Most WordPress bloggers are individuals who administer almost every single aspect of website management and content writing without needing to give other people access to their WordPress installation. They tend to use their administration account that WordPress creates by default on installation and don’t give much thought about managing other users.
When a site grows beyond a certain size, begins to accept contributions from external content creators, or is a business site that needs to give access to multiple members of staff, user permissions become an issue.
WordPress has a built-in mechanism for allowing accounts to have different levels of access. WordPress user roles and capabilities are powerful tools for creating fine grained permissions for every user account.
Today we will take a look at WordPress roles and capabilities. We will deliberate when to use them, why WordPress owners should use them, and how to manage user roles. We’ll specifically concentrate on single site WordPress installations; there are some complications concerning multisite installations that we won’t be discussing in this article.
WordPress Roles And Capabilities
WordPress user roles are used to determine which functionality a WordPress user has access to. That access is determined by the capabilities that each user role has. Capabilities can be thought of as tasks within a WordPress site. Each user role has a set of associated capabilities that specify precisely what a user account with that user role can do.
As I said, most people are familiar with the default admin account (which, for security reasons, they should remove). The account with the username “admin” is not particularly special in itself, it is a user account like any other, but it is given the user role “Administrator”, which has a broad range of capabilities associated with it. The Administrator user role is one of six that are predefined within WordPress.
The six user roles are:
- Super Admin — This roles is used in multisite installations and denotes a user that has access to the administration features of all sites in a network.
- Administrator — Is able to perform all administrative capabilities for a single site.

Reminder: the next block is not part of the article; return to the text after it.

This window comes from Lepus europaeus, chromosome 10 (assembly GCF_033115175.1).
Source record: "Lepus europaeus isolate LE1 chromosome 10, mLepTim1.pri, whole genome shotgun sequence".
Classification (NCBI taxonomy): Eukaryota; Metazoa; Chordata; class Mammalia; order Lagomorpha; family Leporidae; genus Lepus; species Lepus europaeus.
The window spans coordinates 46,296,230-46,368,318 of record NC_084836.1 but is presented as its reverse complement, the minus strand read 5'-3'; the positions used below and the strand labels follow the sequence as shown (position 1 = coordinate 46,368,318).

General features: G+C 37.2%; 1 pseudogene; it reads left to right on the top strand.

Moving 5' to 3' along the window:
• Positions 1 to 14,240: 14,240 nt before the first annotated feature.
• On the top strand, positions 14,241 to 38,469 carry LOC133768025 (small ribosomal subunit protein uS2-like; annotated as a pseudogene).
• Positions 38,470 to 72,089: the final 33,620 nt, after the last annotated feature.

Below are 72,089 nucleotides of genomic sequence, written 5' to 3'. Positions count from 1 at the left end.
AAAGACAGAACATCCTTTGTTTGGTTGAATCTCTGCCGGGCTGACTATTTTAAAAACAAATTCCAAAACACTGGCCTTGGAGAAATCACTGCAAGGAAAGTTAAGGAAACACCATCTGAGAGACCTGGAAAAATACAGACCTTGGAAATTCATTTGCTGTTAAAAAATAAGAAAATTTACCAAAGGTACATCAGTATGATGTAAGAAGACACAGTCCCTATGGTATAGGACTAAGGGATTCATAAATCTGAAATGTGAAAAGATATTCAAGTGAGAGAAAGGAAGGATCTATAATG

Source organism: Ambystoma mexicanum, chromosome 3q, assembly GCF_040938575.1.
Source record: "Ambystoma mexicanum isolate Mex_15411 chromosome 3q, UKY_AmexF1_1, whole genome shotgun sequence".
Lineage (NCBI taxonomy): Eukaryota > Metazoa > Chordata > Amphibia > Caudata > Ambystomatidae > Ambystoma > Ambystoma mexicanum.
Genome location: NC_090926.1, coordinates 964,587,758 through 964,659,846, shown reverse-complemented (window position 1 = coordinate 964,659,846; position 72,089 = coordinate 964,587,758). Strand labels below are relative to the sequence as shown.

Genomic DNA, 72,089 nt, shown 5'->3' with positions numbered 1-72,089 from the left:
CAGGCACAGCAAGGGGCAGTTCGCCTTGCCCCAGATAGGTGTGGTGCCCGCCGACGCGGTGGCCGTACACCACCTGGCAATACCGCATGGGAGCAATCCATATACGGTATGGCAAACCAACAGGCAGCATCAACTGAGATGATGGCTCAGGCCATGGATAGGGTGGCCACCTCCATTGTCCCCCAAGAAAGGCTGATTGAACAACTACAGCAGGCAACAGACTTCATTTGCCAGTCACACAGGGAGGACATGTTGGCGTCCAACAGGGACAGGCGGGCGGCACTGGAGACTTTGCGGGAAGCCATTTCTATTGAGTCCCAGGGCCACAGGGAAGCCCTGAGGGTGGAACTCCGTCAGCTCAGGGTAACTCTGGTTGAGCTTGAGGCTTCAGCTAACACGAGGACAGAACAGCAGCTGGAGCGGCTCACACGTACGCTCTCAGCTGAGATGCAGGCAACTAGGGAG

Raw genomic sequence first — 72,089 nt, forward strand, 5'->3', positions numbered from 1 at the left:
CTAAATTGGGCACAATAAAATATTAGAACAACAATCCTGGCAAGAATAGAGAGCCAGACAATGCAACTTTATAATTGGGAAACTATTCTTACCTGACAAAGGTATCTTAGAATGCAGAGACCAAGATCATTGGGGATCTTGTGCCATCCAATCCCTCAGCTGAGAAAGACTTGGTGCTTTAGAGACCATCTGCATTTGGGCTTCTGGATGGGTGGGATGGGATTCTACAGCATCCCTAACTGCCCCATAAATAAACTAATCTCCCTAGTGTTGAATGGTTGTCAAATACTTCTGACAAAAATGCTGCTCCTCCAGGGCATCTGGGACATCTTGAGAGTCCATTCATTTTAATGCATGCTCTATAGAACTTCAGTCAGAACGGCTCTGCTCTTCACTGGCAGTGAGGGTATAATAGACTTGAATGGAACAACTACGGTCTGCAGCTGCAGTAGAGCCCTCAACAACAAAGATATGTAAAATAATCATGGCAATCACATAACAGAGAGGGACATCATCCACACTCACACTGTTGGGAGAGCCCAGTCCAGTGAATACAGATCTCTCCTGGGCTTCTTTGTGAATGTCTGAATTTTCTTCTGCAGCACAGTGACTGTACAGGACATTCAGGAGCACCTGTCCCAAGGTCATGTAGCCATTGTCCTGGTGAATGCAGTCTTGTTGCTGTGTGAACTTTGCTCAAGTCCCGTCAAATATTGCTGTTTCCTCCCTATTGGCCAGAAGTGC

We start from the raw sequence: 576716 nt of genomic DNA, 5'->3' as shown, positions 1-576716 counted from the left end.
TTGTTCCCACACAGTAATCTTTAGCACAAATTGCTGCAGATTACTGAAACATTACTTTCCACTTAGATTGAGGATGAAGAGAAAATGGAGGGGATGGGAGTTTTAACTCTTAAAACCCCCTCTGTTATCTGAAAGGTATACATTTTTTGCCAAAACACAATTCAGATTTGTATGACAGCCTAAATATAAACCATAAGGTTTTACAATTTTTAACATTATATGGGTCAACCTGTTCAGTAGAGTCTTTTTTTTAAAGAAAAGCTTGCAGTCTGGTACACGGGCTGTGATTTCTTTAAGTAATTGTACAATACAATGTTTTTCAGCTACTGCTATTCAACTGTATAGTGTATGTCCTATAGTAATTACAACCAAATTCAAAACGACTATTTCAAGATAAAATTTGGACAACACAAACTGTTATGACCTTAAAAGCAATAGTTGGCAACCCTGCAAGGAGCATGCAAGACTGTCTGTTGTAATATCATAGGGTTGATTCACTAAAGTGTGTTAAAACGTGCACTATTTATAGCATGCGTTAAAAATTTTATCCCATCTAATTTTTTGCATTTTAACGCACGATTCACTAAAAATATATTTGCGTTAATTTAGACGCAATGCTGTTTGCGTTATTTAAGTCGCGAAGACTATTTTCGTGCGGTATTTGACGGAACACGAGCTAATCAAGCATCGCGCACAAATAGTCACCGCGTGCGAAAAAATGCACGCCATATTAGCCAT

- Editor — Can publish and manage the posts of all users, but doesn’t have access to other administrator capabilities.
- Author — Can write and publish their own posts.
- Contributor — can write their own posts, but can’t publish.
- Subscriber — The lowest access level. Subscribers can only manage their own profile.
Adding New Users In WordPress
There are too many capabilities to detail in depth in this article, but they encompass almost every aspect of WordPress administration and publishing. To see the full range, take a look at the capabilities article in the WordPress Codex.
As you can see from the list of user roles, the default setup is appropriate for blogging and other publishing sites, but not so suitable for many other business situations.
Fortunately, it’s possible to create additional user roles and associate them with a set of capabilities. This creates a very powerful way of giving precisely selected sets of abilities to different groups of users.
Managing User Roles
WordPress itself doesn’t offer a very intuitive interface for managing user roles beyond the default set, but there are plugins that provide a straightforward interface into the user roles API. Capability Manager Enhanced implements an easy-to-use interface for creating WordPress roles and changing their capabilities.
Managing User Roles With Capability Manager Enhanced
When Should You Use WordPress Roles?
One of the worst mistakes a website owner can make is to simply give everyone an Administrator account. That is extremely insecure. Each user should only be given the access they need to accomplish the tasks they are entrusted with.
For the most part, using the default set of user roles is sufficient. But, if you find that those roles don’t fit the way your site or business works or lead to you giving more permissions than are absolutely necessary — giving editors administrator roles just so they can run updates, for example — then creating new roles that better fit your needs will ensure that your site remains secure without limiting necessary access.